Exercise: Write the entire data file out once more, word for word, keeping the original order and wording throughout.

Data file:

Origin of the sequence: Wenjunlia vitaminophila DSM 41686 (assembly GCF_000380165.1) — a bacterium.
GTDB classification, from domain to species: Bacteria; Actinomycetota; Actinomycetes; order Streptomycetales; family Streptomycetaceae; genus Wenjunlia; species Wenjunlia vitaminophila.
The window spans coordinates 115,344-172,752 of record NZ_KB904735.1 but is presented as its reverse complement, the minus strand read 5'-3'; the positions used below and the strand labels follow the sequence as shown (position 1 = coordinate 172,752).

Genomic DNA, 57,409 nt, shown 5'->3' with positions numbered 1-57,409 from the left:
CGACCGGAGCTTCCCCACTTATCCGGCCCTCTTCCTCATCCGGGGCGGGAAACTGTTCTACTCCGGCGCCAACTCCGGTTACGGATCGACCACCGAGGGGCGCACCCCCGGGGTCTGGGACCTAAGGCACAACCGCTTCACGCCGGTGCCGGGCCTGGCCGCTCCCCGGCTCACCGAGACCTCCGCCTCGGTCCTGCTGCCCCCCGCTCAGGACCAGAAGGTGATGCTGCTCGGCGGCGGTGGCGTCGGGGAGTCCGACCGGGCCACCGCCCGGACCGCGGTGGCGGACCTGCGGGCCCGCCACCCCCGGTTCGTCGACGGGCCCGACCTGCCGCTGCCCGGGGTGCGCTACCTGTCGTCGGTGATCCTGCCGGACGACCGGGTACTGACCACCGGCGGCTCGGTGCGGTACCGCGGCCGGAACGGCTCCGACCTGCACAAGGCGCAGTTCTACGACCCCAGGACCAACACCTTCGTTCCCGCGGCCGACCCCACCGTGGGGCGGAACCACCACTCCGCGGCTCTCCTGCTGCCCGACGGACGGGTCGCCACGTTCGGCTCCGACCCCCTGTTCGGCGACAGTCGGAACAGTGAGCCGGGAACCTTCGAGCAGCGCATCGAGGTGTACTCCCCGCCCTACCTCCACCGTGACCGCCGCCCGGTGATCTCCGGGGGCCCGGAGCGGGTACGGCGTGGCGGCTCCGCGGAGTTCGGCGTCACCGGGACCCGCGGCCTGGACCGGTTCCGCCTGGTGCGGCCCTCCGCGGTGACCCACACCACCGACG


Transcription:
Origin of the sequence: Wenjunlia vitaminophila DSM 41686 (assembly GCF_000380165.1) — a bacterium.
GTDB classification, from domain to species: Bacteria; Actinomycetota; Actinomycetes; order Streptomycetales; family Streptomycetaceae; genus Wenjunlia; species Wenjunlia vitaminophila.
The window spans coordinates 115,344-172,752 of record NZ_KB904735.1 but is presented as its reverse complement, the minus strand read 5'-3'; the positions used below and the strand labels follow the sequence as shown (position 1 = coordinate 172,752).

Genomic DNA, 57,409 nt, shown 5'->3' with positions numbered 1-57,409 from the left:
CGACCGGAGCTTCCCCACTTATCCGGCCCTCTTCCTCATCCGGGGCGGGAAACTGTTCTACTCCGGCGCCAACTCCGGTTACGGATCGACCACCGAGGGGCGCACCCCCGGGGTCTGGGACCTAAGGCACAACCGCTTCACGCCGGTGCCGGGCCTGGCCGCTCCCCGGCTCACCGAGACCTCCGCCTCGGTCCTGCTGCCCCCCGCTCAGGACCAGAAGGTGATGCTGCTCGGCGGCGGTGGCGTCGGGGAGTCCGACCGGGCCACCGCCCGGACCGCGGTGGCGGACCTGCGGGCCCGCCACCCCCGGTTCGTCGACGGGCCCGACCTGCCGCTGCCCGGGGTGCGCTACCTGTCGTCGGTGATCCTGCCGGACGACCGGGTACTGACCACCGGCGGCTCGGTGCGGTACCGCGGCCGGAACGGCTCCGACCTGCACAAGGCGCAGTTCTACGACCCCAGGACCAACACCTTCGTTCCCGCGGCCGACCCCACCGTGGGGCGGAACCACCACTCCGCGGCTCTCCTGCTGCCCGACGGACGGGTCGCCACGTTCGGCTCCGACCCCCTGTTCGGCGACAGTCGGAACAGTGAGCCGGGAACCTTCGAGCAGCGCATCGAGGTGTACTCCCCGCCCTACCTCCACCGTGACCGCCGCCCGGTGATCTCCGGGGGCCCGGAGCGGGTACGGCGTGGCGGCTCCGCGGAGTTCGGCGTCACCGGGACCCGCGGCCTGGACCGGTTCCGCCTGGTGCGGCCCTCCGCGGTGACCCACACCACCGACG